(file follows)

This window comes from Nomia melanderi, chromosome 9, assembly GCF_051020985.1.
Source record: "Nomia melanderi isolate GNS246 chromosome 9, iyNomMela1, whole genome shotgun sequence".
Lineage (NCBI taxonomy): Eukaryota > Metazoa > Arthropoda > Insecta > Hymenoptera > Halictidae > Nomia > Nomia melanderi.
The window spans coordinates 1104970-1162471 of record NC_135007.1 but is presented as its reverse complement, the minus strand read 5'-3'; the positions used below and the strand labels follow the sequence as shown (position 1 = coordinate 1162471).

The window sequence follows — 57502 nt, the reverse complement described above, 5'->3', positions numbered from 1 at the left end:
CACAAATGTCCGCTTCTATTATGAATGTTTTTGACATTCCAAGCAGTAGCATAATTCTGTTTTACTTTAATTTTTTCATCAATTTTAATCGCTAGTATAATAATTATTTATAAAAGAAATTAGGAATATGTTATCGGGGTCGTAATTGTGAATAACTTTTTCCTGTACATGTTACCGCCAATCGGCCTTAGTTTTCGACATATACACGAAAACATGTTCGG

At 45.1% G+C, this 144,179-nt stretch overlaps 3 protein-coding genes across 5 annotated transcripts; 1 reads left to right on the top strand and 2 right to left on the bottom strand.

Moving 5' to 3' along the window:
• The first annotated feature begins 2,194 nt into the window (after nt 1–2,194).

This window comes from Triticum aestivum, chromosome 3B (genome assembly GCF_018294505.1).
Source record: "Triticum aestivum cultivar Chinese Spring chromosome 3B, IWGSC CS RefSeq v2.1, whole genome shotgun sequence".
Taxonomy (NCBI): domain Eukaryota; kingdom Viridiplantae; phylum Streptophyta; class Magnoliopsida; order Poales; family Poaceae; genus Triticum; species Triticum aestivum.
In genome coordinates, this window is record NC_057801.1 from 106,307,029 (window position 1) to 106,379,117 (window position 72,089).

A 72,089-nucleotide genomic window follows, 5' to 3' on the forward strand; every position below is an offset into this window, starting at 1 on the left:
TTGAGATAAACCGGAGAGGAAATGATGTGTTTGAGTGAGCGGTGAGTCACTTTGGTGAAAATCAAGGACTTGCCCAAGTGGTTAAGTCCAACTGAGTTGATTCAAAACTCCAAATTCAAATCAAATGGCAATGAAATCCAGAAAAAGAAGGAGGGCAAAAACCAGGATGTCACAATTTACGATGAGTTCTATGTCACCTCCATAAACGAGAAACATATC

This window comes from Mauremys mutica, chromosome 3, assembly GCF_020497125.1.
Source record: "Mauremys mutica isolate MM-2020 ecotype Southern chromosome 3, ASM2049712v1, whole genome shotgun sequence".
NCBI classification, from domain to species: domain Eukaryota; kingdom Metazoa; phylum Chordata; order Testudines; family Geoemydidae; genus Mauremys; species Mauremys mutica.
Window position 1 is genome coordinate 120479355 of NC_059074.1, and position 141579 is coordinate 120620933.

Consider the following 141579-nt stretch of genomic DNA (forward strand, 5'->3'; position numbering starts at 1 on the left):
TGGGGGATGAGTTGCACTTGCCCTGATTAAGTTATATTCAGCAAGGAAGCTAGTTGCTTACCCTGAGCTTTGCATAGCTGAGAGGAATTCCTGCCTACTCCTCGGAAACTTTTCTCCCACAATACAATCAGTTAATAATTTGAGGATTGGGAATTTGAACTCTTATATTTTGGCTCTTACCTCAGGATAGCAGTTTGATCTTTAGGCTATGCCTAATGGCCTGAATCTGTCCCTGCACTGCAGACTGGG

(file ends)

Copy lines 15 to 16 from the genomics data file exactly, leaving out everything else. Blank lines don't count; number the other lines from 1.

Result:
TTGAGATAAACCGGAGAGGAAATGATGTGTTTGAGTGAGCGGTGAGTCACTTTGGTGAAAATCAAGGACTTGCCCAAGTGGTTAAGTCCAACTGAGTTGATTCAAAACTCCAAATTCAAATCAAATGGCAATGAAATCCAGAAAAAGAAGGAGGGCAAAAACCAGGATGTCACAATTTACGATGAGTTCTATGTCACCTCCATAAACGAGAAACATATC

This window comes from Mauremys mutica, chromosome 3, assembly GCF_020497125.1.